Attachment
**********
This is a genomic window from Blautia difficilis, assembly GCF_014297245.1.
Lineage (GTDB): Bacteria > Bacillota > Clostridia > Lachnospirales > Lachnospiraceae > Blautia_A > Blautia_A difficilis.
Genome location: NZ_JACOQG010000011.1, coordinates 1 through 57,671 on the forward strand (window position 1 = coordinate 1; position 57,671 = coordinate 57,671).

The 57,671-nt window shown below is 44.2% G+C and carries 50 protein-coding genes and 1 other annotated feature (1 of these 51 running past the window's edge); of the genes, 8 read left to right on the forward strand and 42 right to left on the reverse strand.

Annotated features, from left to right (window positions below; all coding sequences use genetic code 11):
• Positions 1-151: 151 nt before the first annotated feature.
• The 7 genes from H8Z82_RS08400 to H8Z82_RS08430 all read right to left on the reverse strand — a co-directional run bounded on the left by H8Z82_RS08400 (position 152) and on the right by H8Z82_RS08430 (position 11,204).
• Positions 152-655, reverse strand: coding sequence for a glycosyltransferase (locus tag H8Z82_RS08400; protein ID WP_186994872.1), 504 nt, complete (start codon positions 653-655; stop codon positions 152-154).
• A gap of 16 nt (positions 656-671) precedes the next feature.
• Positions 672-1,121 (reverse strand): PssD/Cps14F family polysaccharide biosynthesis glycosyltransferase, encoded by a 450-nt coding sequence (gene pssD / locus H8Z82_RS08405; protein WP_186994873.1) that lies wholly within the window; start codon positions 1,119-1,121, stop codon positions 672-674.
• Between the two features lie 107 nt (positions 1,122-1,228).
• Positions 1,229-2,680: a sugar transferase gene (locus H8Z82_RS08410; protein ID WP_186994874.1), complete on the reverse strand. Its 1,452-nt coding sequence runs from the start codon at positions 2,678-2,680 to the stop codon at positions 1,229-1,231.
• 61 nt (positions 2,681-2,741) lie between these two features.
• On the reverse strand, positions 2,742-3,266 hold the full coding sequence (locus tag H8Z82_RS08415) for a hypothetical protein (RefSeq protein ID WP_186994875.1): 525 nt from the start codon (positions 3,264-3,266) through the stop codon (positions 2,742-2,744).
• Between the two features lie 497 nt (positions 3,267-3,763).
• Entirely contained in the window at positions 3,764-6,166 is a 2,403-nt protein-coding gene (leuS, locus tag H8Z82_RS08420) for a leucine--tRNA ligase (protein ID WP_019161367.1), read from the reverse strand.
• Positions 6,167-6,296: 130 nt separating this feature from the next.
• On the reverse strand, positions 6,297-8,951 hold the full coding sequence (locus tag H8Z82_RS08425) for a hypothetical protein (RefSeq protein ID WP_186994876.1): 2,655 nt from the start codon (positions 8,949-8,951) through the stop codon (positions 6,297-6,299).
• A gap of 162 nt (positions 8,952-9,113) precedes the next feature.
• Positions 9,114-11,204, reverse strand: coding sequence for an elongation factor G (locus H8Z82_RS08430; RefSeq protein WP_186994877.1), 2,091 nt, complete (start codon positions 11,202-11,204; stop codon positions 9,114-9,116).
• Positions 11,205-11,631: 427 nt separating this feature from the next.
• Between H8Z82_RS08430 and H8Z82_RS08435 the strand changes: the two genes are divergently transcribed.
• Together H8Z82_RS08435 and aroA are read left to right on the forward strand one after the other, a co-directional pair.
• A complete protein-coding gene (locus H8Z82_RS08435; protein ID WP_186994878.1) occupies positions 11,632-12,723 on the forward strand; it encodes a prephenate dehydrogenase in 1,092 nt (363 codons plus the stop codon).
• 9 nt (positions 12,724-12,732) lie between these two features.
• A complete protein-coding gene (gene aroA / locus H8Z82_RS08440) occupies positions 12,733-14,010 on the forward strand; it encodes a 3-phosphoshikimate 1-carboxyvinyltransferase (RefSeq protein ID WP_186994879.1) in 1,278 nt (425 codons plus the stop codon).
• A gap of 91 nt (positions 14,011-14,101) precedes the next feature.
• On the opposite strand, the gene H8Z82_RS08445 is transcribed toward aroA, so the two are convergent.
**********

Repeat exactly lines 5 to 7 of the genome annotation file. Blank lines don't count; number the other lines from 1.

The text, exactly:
Annotated features, from left to right (window positions below; all coding sequences use genetic code 11):
• Positions 1-151: 151 nt before the first annotated feature.
• The 7 genes from H8Z82_RS08400 to H8Z82_RS08430 all read right to left on the reverse strand — a co-directional run bounded on the left by H8Z82_RS08400 (position 152) and on the right by H8Z82_RS08430 (position 11,204).